Second spikes. After slowing down for several months, cases in the US are now surging again. Several states, including Florida and Texas are now closing bars and restaurants once more. The New York Times described it as “a terrifying sequel”. Second waves have also hit better prepared countries. In Beijing, a new outbreak centred around an agricultural market. In Seoul, a nightclub was the new epicentre. In Germany, the coronavirus spread around a meat processing plant, infecting 1,500 people.

So, will we prevent a second wave?

Groundhog virus

No. At least not without going back to harsh lockdowns and closing borders. Governments that are already unpopular for mistakes made during their first lockdowns are trying to win back support by kick-starting their economies. Voters are fed up and rebellious. It is unlikely that governments will have the courage to go back to phase one again.

Yes. There are nations that have become good models for the rest of the world. Increasingly, we will be forced to follow their example. Some of the countries suffering second spikes, like Germany, South Korea, Singapore, and Australia, are able to notice small local changes in the data and respond swiftly. This seems to work.

You Decide

  1. Are people being too quick to assume the worst is over?
  2. Should we expect a second wave as bad as the first one?


  1. Research the growth of infections and deaths in your country. Make a simple graph showing both sets of data since 1 January this year.
  2. It is the year 2050. The virus still exists in some parts of the world. Write a short story imagining how life might be.

Some People Say...

“You may have a second peak within your first wave, and then you may have a second wave: it’s not either or.”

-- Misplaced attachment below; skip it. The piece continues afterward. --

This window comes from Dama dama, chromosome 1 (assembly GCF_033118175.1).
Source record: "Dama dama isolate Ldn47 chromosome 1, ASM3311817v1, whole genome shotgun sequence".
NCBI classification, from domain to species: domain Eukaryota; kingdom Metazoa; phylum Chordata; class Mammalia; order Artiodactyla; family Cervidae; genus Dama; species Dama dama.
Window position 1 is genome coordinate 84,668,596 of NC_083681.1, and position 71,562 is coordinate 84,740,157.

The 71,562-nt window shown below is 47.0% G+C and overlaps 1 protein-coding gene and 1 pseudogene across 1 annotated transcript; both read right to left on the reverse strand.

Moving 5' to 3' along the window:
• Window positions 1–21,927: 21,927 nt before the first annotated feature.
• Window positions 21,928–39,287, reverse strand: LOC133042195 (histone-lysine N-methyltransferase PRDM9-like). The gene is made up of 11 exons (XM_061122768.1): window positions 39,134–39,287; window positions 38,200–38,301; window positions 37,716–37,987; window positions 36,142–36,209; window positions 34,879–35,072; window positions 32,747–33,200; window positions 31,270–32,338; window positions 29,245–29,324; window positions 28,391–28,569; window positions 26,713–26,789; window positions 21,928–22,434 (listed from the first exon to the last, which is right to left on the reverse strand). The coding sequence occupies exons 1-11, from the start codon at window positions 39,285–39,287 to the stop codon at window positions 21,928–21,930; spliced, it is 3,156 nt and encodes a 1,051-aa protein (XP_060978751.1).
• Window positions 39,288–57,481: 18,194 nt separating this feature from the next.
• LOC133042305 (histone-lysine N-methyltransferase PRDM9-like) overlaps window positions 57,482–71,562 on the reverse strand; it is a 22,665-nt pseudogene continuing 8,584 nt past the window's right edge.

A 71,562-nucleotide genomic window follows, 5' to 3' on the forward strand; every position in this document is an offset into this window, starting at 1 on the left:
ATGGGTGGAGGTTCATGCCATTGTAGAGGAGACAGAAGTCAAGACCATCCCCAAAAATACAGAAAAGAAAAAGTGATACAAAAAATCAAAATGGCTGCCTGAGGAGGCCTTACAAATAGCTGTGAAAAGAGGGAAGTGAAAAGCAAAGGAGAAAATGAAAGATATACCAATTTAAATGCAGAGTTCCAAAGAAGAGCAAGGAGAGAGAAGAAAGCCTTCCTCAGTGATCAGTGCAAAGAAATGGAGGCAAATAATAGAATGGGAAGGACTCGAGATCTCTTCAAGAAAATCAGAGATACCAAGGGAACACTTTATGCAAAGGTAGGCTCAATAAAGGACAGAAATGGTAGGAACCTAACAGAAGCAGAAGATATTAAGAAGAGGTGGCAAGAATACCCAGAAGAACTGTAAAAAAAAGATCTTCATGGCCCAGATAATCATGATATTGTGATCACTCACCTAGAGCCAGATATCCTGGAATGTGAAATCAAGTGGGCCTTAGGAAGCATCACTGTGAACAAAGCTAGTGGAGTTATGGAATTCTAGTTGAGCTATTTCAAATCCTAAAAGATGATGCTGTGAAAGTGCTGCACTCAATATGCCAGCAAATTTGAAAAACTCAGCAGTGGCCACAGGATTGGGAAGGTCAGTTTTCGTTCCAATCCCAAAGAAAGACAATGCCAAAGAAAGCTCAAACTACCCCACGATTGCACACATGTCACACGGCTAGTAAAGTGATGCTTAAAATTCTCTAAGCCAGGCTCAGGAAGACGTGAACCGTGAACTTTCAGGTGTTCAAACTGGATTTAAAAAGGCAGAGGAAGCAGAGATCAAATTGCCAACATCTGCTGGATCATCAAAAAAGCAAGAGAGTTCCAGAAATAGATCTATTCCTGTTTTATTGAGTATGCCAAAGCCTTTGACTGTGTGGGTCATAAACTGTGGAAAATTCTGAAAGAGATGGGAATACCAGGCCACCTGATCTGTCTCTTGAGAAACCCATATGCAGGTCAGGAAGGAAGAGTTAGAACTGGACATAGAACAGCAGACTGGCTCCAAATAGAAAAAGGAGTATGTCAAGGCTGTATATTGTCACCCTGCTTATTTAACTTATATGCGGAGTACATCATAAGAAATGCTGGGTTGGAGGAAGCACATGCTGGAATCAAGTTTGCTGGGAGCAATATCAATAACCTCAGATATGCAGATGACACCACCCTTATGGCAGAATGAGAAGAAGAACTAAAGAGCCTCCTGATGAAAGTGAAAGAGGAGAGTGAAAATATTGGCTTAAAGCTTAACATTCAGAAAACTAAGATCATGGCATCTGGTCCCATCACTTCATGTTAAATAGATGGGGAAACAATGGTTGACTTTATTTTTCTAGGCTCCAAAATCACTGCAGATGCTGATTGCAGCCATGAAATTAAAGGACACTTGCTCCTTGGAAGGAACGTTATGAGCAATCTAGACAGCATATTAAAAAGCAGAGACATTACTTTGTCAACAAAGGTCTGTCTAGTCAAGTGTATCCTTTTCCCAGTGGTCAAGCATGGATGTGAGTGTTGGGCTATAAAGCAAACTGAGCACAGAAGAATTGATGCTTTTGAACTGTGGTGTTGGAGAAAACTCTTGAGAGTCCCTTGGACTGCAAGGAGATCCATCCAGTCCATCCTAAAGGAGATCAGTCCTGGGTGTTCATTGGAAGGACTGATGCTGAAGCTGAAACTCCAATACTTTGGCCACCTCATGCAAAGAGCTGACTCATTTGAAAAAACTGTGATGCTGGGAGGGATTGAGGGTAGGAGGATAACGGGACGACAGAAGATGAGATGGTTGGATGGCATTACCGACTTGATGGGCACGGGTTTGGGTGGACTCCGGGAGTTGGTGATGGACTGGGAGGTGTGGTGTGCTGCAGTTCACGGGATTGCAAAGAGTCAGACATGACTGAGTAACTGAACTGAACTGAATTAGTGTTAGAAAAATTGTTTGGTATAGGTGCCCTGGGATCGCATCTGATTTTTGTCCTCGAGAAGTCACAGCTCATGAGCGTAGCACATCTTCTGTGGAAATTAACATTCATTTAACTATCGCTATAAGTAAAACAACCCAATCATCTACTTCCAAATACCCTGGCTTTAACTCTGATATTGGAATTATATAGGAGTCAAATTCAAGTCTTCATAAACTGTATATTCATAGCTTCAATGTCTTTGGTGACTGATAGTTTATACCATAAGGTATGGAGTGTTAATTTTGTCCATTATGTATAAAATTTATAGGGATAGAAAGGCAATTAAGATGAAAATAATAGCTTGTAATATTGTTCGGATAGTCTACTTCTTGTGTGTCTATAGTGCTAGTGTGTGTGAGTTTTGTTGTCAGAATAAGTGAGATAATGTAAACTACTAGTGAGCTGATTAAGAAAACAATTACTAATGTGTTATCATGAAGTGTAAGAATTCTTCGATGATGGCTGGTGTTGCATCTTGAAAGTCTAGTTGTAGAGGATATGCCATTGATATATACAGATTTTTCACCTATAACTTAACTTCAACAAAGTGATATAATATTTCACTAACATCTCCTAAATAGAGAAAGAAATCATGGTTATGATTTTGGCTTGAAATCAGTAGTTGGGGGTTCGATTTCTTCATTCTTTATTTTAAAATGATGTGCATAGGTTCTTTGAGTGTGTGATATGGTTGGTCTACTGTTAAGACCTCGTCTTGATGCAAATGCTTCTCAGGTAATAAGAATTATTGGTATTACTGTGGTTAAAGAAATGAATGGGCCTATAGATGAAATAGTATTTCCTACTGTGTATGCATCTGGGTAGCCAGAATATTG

Mike Ryan, emergencies director of the World Health Organisation

What do you think?

Q & A

What do we know?
Cities in badly affected countries have suffered huge numbers of excess deaths. For instance, Guayas in Ecuador, Lima in Peru, and New York City have all had three times more fatalities than usual during the pandemic (+200%). According to the University of Oxford, almost half of the severely hit countries to have lifted lockdown are now seeing a rise in new cases.
What do we not know?
How the virus works. We do not know how long immunity lasts after infection or why some people get so much sicker than others. Strict lockdowns might not be the only option. Sweden looked to keep much of society open, but trains people to observe distancing guidelines. One Harvard epidemiologist suggests that this approach may be sustainable in ways others have not proven to be.

Word Watch

Excess deaths
A measure of the impact of the virus where not every case will have tested positive. Excess deaths represent the number of people to have died on top of the average number for that time of year.
To recover after a decrease or fall.
Focused on a single location and limited in area. With reference to lockdowns, this represents the idea that a country can stop the spread of the disease without stopping the entire nation or economy.
The heart of an outbreak; the place from which a new infection might spread. The word is also used in seismology (the study of earthquakes).